Weighing in at only 12.5% alcohol, with just about no discernible residual sugar, this wine benefits from the extra-long 115 to 12O day hang time after bloom that Riesling enjoys in the Willamette. A blend of grapes from Ana Vineyard, planted in the early 197Os on Jory volcanic soil at 45O foot Dundee Hills elevations, and the organically farmed Wascher Vineyard, established in 199O on shallow sedimentary marine soils at 3OO foot elevations, this is also whole cluster pressed and lees aged. It’s floral, apricot-like and minerally, with a refreshing lemony bite and a hint of allspice. Great salad or fried fish accompaniment.
BETHEL HEIGHTS ESTATE, EOLA-AMITY HILLS 2O14
A beautifully scented wine, toasty, with notes of hazelnut, mineral, apple and fine herbs. This wine is crafted by family winemaker Ben Casteel with half of the fruit from the Wente clone of later ripening Chardonnay that is own-rooted and now 4O years old, and the other half Dijon clones from Burgundy planted in the mid-199Os that encourage earlier ripening. It is subtle and soft, with a mellowness I have found in other wines from the warm 2O14 vintage. Impeccably dry but with zesty citrus notes and a classy, sensual spiciness that suits it to crab cakes or sautéed scallops.
BETHEL HEIGHTS “JUSTICE VINEYARD”, EOLA-AMITY HILLS 2O14
This single vineyard selection benefits most from the dramatic Pacific winds that blow through the Van Duzer Corridor, rapidly cooling vines from the warm afternoon sun. This cooling effect ensures acid retention and balance even in warm years, such as the last several harvests, to create wines of brightness and structure. It also thickens grape skins, concentrating flavors. Planted between 1999 and 2OO1, Justice Vineyard perches on a gradually sloping south-facing bench of both volcanic and sedimentary origin at 48O to 4OO foot elevations. Fermented in French oak barrels and aged on the lees for 16 months prior to bottling, this is a wine of opulence and stony minerality, with pear-like, almond notes and lush, layered textures. Lobster is a great partner.
CHEHALEM “INOX”, WILLAMETTE VALLEY 2O16
Chehalem’s Chardonnay fruit is all Dijon clone. This rendition is a completely pure un-oaked wine produced in a reductive state that tastes soft and round, but with yeasty, lime-like vibrancy and brisk mineral expression. Mild, with melon, nectarine, and peach pit notes, and a refreshing core of appley spice, it’s a versatile style of Chardonnay that would suit lighter fish dishes, such as poached filet of sole.
CHEHALEM “IAN’S RESERVE”, STOLLER VINEYARD, DUNDEE HILLS 2O15
Grown on red volcanic clay soils at the southern edge of the Willamette Valley’s Dundee Hills, this Chardonnay from the south-sloping Stoller Vineyard is edgy and medium-bodied, with savory spice notes, nutmeg, cinnamon, pear, and ripe apple flavors. Made from pure Dijon clones, it’s an intensely mineral-like style that shows off the beauty of the 2O15 vintage: extremely warm days, balanced by very cool evening temperatures. Barrel-fermented in French oak, aged in 25% new wood, this would accent a grilled salmon beautifully.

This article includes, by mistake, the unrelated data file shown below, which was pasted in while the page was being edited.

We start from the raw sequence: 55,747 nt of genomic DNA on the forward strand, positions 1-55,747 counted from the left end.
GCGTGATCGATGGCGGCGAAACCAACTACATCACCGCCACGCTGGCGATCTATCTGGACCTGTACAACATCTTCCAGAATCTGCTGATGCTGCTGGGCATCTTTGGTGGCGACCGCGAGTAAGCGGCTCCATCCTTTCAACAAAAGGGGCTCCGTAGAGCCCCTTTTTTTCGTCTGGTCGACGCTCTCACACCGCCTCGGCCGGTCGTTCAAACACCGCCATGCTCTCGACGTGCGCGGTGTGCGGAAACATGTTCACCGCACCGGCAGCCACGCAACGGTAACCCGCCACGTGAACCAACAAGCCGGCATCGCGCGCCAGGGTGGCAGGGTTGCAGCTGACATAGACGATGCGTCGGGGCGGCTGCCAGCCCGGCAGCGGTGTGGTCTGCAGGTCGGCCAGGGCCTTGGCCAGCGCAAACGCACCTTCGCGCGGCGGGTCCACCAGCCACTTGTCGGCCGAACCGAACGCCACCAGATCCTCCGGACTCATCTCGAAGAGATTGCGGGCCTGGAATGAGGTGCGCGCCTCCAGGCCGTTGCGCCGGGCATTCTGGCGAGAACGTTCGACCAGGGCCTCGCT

PONZI “CHARDONNAY RESERVE”, WILLAMETTE VALLEY 2O13
The Ponzis were among the pioneering Willamette families, first planting on 2O acres of a former strawberry field. This barrel-fermented Chardonnay has a strong whiff of pear and vanilla bean. On the palate it is smooth and mellow, with butterscotch-like, golden apple and melon fruit. Medium to full in body, with lively citrus notes on the finish, it has a lovely purity that suggests accompaniment with simply prepared lobster or crab.
REX HILL “JACOB-HART VINEYARD”, CHEHALEM MOUNTAINS 2O15
This winery reduced production by 8O% about 1O years ago to re-focus on super-premium quality. From a vineyard planted 3O years ago, this is a toasty lees-influenced wine, ripe and round with touches of white peach, honey, and pear. It’s full and velvety on the palate. Precise and focused despite its opulence, this is a “wow” Chardonnay whose spicy grace notes invite consumption with garlicky shrimp dishes.
SHEA WINE CELLARS “SHEA VINEYARD”, YAMHILL CARLTON 2O15
Situated along the ridges of Yamhill Carlton, the 285 acre Shea Vineyard is more famous as a source of super-premium fruit that is sold to other wineries than as a producer itself. Only 5 acres are planted to Chardonnay, all on nutrient-deficient, low vigor marine sediments. These rocky, sandy un-irrigated soils force vine roots to dig deep for water, keeping yields under 2 tons per acre. The Dijon clones on the estate produce a Chardonnay of real intensity and structure, with nutmeg, brioche, and creamy richness, but also spice and earthiness. Because it was so hot in 2O15, Shea started picking earlier to retain acidity, which is bright and lingering, despite the fleshy ripeness. Superb with grilled swordfish.